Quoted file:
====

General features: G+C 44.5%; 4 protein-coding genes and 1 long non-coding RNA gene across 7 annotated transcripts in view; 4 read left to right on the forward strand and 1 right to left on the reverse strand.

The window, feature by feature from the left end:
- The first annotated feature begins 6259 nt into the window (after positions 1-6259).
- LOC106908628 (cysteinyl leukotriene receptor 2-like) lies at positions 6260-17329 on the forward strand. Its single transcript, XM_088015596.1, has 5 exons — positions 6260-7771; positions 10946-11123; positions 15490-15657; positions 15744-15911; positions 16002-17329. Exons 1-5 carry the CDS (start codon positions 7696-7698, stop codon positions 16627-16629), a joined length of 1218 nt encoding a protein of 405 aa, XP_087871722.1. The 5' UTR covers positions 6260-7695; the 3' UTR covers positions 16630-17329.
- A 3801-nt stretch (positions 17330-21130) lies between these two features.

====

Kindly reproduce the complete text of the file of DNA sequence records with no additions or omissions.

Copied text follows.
General features: G+C 44.5%; 4 protein-coding genes and 1 long non-coding RNA gene across 7 annotated transcripts in view; 4 read left to right on the forward strand and 1 right to left on the reverse strand.

The window, feature by feature from the left end:
- The first annotated feature begins 6259 nt into the window (after positions 1-6259).
- LOC106908628 (cysteinyl leukotriene receptor 2-like) lies at positions 6260-17329 on the forward strand. Its single transcript, XM_088015596.1, has 5 exons — positions 6260-7771; positions 10946-11123; positions 15490-15657; positions 15744-15911; positions 16002-17329. Exons 1-5 carry the CDS (start codon positions 7696-7698, stop codon positions 16627-16629), a joined length of 1218 nt encoding a protein of 405 aa, XP_087871722.1. The 5' UTR covers positions 6260-7695; the 3' UTR covers positions 16630-17329.
- A 3801-nt stretch (positions 17330-21130) lies between these two features.